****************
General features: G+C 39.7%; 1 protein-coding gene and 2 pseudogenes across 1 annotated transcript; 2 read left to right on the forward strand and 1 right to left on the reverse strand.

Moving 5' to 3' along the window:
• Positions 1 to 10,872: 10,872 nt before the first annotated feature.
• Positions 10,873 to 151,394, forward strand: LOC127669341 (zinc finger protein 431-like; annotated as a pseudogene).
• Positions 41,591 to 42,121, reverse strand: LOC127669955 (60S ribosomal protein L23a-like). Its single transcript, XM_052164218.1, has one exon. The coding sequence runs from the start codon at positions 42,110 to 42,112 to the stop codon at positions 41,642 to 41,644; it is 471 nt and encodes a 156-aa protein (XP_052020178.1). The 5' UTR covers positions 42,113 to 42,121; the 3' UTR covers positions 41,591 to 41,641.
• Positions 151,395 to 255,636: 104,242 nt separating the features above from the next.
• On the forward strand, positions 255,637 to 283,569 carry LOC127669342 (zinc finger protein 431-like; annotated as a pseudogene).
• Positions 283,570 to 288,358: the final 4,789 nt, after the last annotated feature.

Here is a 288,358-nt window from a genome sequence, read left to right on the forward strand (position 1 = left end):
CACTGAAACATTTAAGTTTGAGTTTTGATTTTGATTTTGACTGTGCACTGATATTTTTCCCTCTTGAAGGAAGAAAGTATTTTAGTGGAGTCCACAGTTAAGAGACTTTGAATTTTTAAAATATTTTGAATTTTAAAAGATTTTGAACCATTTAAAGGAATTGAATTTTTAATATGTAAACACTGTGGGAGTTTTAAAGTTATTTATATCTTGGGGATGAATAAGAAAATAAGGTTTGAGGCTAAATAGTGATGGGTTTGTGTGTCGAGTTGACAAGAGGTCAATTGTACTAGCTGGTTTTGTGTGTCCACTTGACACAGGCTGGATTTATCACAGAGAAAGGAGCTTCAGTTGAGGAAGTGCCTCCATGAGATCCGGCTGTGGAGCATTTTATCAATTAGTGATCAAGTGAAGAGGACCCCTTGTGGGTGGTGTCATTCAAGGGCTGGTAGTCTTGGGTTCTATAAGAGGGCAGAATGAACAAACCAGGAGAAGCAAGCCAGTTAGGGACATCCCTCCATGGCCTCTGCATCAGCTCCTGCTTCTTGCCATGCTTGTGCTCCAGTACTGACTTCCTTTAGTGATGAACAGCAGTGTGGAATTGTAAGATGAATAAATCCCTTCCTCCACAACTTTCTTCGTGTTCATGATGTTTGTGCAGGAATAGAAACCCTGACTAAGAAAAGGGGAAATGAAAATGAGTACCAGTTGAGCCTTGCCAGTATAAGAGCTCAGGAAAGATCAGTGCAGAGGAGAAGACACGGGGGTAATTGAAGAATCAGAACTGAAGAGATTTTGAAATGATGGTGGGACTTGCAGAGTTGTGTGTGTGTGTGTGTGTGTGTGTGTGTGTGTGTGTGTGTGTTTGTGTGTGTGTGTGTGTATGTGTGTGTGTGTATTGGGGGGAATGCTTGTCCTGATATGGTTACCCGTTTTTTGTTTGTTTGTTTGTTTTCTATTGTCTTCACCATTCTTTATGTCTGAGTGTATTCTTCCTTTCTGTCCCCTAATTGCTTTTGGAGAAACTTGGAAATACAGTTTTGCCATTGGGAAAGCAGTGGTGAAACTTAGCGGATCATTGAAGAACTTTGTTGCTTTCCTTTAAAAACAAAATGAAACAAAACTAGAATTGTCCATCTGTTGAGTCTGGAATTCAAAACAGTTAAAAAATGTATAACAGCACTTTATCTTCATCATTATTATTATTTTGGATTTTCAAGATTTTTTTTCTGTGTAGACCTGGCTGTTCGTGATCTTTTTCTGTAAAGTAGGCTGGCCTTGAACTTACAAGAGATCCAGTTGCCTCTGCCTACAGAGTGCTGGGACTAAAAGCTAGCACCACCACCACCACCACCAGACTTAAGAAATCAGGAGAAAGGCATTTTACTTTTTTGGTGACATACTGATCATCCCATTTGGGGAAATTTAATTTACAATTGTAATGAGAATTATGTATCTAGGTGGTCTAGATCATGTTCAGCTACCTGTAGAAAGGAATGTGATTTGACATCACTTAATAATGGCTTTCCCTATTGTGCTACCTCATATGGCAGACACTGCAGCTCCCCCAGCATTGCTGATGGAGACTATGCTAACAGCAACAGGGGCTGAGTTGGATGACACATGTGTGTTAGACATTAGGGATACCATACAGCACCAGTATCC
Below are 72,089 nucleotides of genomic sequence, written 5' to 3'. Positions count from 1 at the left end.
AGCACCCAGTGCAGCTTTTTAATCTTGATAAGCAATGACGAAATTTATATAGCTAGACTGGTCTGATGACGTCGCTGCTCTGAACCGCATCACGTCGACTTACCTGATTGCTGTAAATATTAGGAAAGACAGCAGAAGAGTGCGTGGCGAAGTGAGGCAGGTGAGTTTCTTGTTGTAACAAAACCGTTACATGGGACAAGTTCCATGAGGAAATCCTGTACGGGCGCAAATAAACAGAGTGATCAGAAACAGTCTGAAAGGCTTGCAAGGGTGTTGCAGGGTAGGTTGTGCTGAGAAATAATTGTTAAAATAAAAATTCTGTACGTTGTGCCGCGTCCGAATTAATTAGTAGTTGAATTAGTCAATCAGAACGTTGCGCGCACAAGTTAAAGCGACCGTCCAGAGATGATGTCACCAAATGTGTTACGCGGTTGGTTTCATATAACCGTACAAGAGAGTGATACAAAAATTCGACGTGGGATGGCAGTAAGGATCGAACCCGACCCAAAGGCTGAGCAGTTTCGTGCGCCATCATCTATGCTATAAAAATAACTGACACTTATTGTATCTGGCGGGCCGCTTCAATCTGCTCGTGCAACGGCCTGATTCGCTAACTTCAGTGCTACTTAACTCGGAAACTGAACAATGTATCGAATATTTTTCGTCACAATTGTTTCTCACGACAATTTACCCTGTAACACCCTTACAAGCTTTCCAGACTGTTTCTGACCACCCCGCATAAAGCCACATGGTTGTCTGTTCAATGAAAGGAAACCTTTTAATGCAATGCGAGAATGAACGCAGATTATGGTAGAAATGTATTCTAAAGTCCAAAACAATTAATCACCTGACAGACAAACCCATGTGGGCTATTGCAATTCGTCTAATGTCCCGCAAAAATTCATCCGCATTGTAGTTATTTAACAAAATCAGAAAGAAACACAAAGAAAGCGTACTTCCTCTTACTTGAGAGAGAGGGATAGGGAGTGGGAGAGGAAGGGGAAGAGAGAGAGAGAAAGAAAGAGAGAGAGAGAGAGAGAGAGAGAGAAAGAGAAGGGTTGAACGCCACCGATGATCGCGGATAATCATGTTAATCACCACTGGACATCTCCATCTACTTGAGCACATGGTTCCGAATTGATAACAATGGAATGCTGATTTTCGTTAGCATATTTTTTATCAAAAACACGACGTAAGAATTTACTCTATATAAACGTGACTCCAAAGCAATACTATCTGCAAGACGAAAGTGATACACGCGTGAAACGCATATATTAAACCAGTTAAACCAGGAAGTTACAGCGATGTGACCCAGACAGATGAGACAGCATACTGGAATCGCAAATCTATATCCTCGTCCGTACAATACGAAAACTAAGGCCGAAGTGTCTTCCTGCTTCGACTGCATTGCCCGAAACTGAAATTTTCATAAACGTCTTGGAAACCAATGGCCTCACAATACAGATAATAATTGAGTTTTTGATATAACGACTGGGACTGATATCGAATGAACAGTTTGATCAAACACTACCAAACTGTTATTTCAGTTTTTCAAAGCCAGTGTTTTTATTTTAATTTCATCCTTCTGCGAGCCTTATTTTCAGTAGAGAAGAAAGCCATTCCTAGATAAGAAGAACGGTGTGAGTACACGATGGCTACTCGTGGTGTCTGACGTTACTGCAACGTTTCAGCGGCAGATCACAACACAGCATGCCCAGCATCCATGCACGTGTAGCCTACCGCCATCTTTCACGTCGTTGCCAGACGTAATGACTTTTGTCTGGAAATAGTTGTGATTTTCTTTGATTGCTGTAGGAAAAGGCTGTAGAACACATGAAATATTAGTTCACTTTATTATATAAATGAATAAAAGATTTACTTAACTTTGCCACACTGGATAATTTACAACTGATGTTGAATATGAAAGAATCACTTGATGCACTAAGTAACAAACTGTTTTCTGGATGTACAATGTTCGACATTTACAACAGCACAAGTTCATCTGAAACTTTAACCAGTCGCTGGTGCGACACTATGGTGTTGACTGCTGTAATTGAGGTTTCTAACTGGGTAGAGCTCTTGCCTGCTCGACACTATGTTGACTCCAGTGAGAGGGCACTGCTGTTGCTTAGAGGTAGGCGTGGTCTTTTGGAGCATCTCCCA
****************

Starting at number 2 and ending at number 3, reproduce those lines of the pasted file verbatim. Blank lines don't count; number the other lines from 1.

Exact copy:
Moving 5' to 3' along the window:
• Positions 1 to 10,872: 10,872 nt before the first annotated feature.